People are pretty picky about their workouts. Whether it’s the location, the music, the studio vibe, or the teacher (it’s always about the teacher), we want to make sure we’re getting results and not wasting time or money. But do we really know what makes a workout worthwhile? What method will give us the biggest bang for our buck and in the least amount of time?
As an instructor, I am ultra-selective on how I condition this body. I want to amplify my results in as little time possible while simultaneously learning something new. This carries over into my classes, too — I am overly picky about how I teach group HAWT classes. If people show up, I want them to get results. Yes, the music and the levity hopefully make it fun, but it’s that extra attention to detail— from the the muscles we use, to how your brain activates those muscles, to how you apply what you’ve learned in class to other activities that combine to make HAWT the new cool.*
Just about every method out there claims to target the core. But what does “core” actually mean? HAWT Pilates, through cueing and precise movements, targets deep core. Think of an apple core, it is the deepest center of the fruit right? It’s the same in anatomy — the core is the group of muscles closest to the spine. They are key in spinal stability, which prevents and heals back pain. If that doesn’t excite you, but flat/strong abs do, this method will harden and flatten the abdominal wall by targeting the deeper layers. Try this “core” move to target lower abs:
This is a concept you don’t hear about in the fitness world. Motor control is the process of using our minds to activate our muscles. Any initial gain in strength comes from your brain recruiting the muscle fibers to contract. It is the ultimate in mind-body connections. Why is this important? When your brain tells your muscles to fire harder, your muscles will fatigue faster and you’ll get strong, tight, and lean faster. Try this:
We sit at our desks, in the car, or on the couch all day. Or we text, type, or scroll on Facebook all day. We are creatures of habit so as a result, our bodies are out of alignment. We are then at risk for injury including disc degeneration or worse, herniation, on top of a multitude of other health issues. After all, sitting is the new smoking! The HAWT Pilates method counters the effects of sedentary activities and faulty alignment so that we are on track for long, healthy lives.
For example, the gluteus maximus is called “maximus” because it is a large muscle with many fiber angles and striations. Some of those fibers rarely ever get to work because of they way we hold our bodies. In HAWT Pilates, we work those angles into the ground…well, I should say, into the mat! The other group I like to call the “Jennifer Aniston Muscles” are the upper back and the area on the back of your arms (you may call them “bat wings”). Oh, we get those too. We target and tone every little inch of the body. The extra benefit? The heat and humidity help the skin adapt to your shrinking body. Try this:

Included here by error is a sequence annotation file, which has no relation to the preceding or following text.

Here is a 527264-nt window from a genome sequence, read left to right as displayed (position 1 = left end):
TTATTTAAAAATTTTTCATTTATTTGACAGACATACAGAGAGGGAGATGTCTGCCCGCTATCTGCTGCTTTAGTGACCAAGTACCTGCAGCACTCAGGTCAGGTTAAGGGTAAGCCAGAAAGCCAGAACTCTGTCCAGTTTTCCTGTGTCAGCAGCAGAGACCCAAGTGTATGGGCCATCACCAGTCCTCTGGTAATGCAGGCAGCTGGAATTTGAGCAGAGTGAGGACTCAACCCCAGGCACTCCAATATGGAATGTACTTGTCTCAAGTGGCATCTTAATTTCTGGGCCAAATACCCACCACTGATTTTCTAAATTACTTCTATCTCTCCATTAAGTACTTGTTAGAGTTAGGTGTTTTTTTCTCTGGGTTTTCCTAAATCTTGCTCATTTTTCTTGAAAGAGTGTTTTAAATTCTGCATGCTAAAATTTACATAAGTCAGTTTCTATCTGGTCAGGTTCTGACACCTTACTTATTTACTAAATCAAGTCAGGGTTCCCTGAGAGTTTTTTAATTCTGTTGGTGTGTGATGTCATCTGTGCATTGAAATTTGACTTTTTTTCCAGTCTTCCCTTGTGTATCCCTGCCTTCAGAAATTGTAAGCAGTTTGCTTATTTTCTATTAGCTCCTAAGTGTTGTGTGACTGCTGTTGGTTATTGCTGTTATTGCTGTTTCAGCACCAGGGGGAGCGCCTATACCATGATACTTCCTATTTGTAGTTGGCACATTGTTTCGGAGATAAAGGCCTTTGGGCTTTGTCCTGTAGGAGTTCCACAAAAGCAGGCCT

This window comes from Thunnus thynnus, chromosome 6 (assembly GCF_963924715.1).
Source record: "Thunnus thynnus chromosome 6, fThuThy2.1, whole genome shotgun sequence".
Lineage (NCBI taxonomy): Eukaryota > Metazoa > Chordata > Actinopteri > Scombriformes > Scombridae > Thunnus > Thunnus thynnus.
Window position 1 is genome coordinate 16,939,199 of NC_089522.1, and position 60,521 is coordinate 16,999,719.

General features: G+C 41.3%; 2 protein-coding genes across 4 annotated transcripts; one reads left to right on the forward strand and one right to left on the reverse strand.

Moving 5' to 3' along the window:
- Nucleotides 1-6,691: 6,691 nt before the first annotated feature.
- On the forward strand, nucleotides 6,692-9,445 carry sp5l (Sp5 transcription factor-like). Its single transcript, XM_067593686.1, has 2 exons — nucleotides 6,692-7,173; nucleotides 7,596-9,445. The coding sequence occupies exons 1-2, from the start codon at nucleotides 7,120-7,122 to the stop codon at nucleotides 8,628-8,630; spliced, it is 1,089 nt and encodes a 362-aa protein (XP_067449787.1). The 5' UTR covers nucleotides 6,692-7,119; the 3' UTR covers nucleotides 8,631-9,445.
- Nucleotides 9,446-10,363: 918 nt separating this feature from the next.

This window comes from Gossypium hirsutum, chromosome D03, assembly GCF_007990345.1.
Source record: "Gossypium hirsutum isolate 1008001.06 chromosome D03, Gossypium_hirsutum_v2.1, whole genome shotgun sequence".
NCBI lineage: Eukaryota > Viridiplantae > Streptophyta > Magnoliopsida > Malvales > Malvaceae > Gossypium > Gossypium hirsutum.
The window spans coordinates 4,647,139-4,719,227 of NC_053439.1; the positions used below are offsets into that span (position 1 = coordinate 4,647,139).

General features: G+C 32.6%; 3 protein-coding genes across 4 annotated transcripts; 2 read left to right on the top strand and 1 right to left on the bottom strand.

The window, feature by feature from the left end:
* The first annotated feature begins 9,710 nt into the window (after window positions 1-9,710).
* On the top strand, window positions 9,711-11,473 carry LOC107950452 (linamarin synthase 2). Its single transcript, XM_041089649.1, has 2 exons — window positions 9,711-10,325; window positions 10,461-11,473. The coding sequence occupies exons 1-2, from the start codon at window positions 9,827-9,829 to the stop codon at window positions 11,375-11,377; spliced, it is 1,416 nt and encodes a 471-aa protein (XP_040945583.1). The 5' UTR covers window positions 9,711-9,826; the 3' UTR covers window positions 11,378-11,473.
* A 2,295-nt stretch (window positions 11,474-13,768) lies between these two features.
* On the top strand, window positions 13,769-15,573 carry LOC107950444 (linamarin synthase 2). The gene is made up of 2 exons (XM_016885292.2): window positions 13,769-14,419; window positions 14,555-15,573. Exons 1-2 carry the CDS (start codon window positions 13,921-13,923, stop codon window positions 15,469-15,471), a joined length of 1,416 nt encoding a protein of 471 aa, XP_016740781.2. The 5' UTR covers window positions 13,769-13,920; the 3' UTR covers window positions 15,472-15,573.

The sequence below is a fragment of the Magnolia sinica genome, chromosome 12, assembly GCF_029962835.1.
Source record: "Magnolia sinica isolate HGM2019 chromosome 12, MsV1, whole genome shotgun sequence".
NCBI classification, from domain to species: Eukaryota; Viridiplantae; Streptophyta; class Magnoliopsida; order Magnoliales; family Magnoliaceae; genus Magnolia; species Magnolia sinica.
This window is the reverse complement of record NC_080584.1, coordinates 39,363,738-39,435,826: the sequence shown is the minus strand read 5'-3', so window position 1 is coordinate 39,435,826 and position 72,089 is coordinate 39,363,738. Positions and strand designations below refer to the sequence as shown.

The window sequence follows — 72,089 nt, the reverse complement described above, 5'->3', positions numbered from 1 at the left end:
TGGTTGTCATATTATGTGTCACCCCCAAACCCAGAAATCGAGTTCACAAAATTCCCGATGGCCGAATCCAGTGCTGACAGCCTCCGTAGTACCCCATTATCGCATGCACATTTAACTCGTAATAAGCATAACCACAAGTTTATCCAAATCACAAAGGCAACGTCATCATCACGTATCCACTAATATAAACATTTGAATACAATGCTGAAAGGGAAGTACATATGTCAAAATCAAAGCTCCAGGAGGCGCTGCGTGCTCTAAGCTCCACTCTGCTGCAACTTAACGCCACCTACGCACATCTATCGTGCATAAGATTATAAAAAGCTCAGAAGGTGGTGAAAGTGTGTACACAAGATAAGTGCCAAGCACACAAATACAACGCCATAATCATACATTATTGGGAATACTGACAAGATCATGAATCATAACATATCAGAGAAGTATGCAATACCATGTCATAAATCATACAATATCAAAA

After each HAWT class we encourage people to take one snippet from class: one cue, one move, one feeling, and integrate that “aha” moment into other daily activities. “If you are a cyclist, draw your lower belly toward your spine to protect your back…” “If you like to lift heavy weights, stabilize your shoulder blades like this…”
Scared of class? Don’t be, here’s a look inside:
Interested in learning how to teach this method? Our second HAWT Teacher Training is coming in November! Join us for a Q&A this weekend at Mind the Mat Del Ray at 12pm. (It’s also Art on the Avenue!)
*“HAWT is the new cool” tagline courtesy Gina White’s daughter Verveine, 9.
Mind the Mat Pilates & Yoga was founded in 2008 by Megan Brown, Doctor of Physical Therapy and Polestar Certified Practitioner of Pilates for Rehabilitation and Sara VanderGoot, Nationally Certified Massage Therapist and Registered Yoga Teacher (e-RYT 200, RYT 500). In their private practices as physical therapist and massage therapist respectively Megan and Sara observed that many of their clients were coming in with similar needs: relief for neck and shoulder tension and low back pain as well as a desire for more flexibility in hips and legs, stability in joints, and core strength.
Together Megan and Sara carefully crafted a curriculum of Pilates and yoga classes to address needs for clients who are pregnant, postpartum, have injuries or limitations, who are new to Pilates and yoga, and for those who are advanced students and are looking for an extra challenge.